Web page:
Global freighter capacity is “maxed out” for this year and next year and, even though a significant amount of conversion work is underway to transform aircraft from passenger to all-cargo configuration, this will not produce a substantial amount of additional (maindeck) capacity in 2022 nor in the following years, according to analysis from a leading global management consultancy.
“The freighters that are flying currently are flying maximum block hours. Every freighter aircraft still fit to fly - irrespective of how old and inefficient - has been put into service, which has enabled maindeck capacity to increase by 30% when compared to pre-COVID levels,” Ludwig Hausmann, who leads the air cargo service line within the global transport and logistics practice of McKinsey & Company told Lloyd's Loading List in an interview.
“But belly capacity, which prior to the health crisis represented 55% of all air cargo capacity, is still down by slightly over 50%. The upshot is we have a capacity shortfall of around 12-13% and for the gap to close, you really need to believe that belly capacity is coming back to close to where it was before.”
Global airfreight volumes and capacity were up in April 2021, the latest figures from analyst WorldACD, suggesting — as with March figures — “some kind of normality”. Global demand in April was up 53% on a year ago, while widebody capacity was up by 51%, reflecting the collapse in bellyhold networks a year ago.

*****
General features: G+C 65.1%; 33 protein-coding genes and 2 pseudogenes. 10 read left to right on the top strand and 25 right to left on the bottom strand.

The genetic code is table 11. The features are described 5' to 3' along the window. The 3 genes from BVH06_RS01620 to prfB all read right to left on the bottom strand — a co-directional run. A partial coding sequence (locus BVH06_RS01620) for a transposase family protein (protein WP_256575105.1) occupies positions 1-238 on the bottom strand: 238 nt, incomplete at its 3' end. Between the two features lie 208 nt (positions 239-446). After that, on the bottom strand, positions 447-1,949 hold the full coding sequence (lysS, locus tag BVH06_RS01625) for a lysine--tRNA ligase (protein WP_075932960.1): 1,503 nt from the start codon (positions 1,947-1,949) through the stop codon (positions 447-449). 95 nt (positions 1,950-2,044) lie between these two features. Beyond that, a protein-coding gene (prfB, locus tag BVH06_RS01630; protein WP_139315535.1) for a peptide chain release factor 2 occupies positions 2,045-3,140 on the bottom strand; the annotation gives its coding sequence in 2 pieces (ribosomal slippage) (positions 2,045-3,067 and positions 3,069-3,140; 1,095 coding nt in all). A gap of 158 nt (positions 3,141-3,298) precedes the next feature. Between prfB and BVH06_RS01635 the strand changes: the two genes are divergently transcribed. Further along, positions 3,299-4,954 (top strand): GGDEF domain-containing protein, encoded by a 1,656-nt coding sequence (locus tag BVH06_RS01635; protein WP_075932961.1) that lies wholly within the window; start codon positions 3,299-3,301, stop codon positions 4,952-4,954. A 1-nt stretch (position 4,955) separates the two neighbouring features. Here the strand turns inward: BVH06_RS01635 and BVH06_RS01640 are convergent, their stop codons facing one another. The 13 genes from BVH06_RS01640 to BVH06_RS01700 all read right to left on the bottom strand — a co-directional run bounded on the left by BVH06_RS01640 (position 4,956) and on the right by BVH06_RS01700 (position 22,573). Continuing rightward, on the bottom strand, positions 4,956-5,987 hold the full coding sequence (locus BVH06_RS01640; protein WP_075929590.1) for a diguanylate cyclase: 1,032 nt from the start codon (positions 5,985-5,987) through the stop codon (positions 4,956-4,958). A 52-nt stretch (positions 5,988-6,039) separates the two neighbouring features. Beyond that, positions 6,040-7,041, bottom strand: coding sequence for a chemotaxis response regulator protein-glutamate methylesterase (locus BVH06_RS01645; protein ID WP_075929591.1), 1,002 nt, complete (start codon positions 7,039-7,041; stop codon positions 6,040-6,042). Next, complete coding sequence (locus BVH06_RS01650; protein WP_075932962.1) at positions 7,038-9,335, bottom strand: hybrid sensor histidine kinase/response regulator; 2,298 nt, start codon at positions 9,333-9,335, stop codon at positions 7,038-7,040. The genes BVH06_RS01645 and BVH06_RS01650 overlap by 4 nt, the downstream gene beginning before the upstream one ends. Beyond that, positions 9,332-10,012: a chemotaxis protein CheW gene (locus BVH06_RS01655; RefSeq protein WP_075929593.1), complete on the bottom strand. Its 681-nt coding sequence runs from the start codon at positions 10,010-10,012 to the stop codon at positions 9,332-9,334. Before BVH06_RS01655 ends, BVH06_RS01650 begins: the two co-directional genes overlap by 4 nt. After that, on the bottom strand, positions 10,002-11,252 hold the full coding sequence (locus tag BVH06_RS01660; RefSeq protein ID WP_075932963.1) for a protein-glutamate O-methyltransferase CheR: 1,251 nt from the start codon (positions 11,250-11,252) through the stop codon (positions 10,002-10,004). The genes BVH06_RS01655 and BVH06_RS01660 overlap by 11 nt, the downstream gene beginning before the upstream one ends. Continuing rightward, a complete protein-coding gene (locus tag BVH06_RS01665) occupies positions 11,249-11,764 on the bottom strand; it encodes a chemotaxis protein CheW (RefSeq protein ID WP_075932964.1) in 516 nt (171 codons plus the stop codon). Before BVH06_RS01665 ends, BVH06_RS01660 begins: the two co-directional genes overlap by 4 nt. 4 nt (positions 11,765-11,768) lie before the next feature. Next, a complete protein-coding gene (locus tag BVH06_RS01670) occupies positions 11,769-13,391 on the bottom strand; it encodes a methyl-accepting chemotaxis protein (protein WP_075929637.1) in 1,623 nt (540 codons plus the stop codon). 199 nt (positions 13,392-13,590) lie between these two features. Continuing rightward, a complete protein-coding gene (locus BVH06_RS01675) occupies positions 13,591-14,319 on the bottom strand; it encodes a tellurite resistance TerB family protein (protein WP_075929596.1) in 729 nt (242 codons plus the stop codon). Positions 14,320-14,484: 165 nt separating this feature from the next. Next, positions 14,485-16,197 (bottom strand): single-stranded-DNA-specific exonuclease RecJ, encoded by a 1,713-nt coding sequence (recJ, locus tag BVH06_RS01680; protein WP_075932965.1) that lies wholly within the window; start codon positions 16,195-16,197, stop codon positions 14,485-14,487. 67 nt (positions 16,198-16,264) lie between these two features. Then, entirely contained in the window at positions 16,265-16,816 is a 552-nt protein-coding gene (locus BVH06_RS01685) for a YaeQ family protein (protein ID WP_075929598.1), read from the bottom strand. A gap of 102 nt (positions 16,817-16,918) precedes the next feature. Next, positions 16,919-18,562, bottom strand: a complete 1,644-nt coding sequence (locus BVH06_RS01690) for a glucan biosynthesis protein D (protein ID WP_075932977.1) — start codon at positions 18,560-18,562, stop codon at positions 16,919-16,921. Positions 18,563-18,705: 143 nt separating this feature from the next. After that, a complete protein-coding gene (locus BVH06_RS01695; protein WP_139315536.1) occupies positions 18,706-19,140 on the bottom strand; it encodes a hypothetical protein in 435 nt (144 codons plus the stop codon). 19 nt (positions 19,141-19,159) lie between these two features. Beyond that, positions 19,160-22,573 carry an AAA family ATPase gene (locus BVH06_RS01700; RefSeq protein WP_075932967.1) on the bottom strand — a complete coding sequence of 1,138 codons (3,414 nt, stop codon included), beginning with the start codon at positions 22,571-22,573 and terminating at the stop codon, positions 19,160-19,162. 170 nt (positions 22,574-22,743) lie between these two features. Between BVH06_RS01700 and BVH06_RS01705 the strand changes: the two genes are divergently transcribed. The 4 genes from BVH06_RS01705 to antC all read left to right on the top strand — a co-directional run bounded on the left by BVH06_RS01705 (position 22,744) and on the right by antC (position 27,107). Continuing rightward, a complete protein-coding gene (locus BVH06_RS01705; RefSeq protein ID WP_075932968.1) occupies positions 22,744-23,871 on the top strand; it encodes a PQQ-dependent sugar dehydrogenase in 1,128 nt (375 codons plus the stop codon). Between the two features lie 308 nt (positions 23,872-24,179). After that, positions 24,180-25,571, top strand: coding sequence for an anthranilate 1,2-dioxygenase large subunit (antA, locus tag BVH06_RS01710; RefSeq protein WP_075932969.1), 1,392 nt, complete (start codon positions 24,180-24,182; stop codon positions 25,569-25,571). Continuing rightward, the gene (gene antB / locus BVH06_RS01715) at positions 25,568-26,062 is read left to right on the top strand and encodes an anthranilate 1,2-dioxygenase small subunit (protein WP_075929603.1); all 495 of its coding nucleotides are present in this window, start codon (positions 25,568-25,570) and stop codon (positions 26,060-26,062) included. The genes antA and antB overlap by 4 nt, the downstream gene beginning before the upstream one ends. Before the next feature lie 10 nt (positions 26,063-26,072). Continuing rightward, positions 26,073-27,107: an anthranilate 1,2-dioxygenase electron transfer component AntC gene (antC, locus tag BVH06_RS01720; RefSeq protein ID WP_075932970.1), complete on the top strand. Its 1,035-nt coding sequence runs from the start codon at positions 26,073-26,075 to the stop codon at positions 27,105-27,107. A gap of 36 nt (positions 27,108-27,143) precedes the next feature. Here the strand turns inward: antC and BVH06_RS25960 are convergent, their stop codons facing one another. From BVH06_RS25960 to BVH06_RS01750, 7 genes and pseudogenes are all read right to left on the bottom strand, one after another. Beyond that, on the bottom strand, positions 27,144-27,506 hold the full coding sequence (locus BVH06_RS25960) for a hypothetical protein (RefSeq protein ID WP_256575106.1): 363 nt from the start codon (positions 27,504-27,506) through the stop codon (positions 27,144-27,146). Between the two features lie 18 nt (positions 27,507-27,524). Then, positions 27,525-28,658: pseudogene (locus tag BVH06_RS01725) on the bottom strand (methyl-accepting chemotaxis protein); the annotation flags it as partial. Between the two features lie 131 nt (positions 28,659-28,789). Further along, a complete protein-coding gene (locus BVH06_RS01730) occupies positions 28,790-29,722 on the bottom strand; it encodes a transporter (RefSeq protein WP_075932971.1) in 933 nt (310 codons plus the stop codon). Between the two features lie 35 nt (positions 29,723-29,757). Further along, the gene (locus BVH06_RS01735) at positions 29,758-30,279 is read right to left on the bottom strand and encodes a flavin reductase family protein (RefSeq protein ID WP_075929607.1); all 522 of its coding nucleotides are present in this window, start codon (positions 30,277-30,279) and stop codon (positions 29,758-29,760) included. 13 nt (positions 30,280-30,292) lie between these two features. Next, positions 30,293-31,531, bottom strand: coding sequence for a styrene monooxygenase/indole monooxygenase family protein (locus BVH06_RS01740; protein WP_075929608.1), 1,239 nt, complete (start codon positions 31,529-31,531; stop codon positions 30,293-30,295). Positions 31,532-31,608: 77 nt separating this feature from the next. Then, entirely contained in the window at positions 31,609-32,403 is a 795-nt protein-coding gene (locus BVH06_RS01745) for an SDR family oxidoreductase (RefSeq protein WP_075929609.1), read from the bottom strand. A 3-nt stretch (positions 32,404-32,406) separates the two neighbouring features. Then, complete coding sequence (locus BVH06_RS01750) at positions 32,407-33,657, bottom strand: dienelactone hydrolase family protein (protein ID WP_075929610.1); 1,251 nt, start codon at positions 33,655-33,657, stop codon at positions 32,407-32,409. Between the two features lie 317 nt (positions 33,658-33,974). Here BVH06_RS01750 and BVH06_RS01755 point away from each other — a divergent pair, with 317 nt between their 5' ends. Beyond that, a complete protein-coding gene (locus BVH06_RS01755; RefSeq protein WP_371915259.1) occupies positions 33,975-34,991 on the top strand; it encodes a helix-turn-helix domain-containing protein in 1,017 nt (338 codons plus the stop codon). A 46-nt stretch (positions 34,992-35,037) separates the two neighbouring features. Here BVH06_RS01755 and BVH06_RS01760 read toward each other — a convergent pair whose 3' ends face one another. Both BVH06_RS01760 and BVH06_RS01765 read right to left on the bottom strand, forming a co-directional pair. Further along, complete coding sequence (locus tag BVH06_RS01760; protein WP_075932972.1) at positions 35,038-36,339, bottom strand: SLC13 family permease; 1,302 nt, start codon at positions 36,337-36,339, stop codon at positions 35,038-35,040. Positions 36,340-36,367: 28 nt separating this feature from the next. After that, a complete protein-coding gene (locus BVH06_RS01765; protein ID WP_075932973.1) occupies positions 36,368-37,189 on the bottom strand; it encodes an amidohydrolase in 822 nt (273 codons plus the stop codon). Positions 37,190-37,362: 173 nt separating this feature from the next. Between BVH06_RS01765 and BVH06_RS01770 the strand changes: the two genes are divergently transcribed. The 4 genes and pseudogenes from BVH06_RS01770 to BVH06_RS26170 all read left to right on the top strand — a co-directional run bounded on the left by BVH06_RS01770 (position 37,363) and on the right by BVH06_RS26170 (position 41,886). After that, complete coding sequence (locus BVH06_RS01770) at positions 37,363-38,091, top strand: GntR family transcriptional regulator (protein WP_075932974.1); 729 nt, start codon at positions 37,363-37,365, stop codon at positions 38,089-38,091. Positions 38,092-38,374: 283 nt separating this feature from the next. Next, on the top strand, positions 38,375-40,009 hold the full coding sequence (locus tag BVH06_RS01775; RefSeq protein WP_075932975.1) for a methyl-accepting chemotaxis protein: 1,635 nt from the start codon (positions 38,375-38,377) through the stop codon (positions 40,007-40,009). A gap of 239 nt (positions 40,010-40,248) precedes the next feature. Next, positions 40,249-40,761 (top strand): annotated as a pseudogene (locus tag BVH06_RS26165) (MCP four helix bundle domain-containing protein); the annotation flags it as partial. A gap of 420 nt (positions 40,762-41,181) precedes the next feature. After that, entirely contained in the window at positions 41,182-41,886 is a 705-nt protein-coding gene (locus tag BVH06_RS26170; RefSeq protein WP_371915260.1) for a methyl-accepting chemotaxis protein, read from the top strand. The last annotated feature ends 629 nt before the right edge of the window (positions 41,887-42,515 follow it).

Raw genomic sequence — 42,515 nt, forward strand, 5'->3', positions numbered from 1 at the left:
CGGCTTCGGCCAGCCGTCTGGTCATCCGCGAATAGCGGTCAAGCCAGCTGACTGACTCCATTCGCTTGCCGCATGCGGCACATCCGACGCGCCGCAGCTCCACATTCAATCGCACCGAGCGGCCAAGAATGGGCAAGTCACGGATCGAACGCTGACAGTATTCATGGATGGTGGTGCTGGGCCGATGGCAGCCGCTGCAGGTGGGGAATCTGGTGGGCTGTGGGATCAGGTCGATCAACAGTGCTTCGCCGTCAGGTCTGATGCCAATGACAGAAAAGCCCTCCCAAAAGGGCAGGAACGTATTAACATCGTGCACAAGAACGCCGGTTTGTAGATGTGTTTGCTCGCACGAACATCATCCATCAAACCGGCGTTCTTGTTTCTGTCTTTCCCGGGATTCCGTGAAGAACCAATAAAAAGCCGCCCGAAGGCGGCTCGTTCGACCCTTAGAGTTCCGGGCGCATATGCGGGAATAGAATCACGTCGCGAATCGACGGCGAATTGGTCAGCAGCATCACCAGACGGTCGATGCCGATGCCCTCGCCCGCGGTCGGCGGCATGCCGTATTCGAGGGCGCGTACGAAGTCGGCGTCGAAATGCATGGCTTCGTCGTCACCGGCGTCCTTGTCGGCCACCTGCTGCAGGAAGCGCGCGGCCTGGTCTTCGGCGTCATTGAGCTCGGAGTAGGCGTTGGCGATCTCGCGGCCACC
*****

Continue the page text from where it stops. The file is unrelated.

Ocean freight spot rates rose further again this week from their already record-high levels, driven in particular by increases on Asia-Europe trades.
The ocean freight market’s ‘perfect storm’ has worsened in the continuing aftermath of the Suez Canal blockage, driving up rates on the Asia-Europe trade lane to unsustainable levels and threatening the very survival of many shippers and importers while also impacting end-consumers who are set to pay far more for goods, according to one UK-based forwarder.
Container shipping service quality is continuing to worsen, with the number of boxes being rolled increasing. Figures from freight visibility platform project44 shows the percentage of containers missing their scheduled sailings is rising, with some carriers and ports rolling more than half their cargo in April.
“Carriers have been watching their rollover rates increase for over a year, and have so far failed to mitigate the situation,” said its vice-president Josh Brazil. “Shippers need to accept this as the new reality.
“They are going to have to start making structural adjustments to their supply chains and enhance their visibility if they want to keep shelves stocked and factories running.”
The average rollover rate for April across ports and carriers surveyed by the company was 39%, but there were outliers such as Malaysia’s Port Klang, Rotterdam and Athens showed signs of “endemic congestion”, rolling 64%, 54% and 59% of cargo, respectively.
Shanghai containerized freight index, weekly spot rates, 2009–9 April 2021
Source: UNCTAD calculations, based on data from Clarksons Research, Shipping Intelligence Network Time Series.
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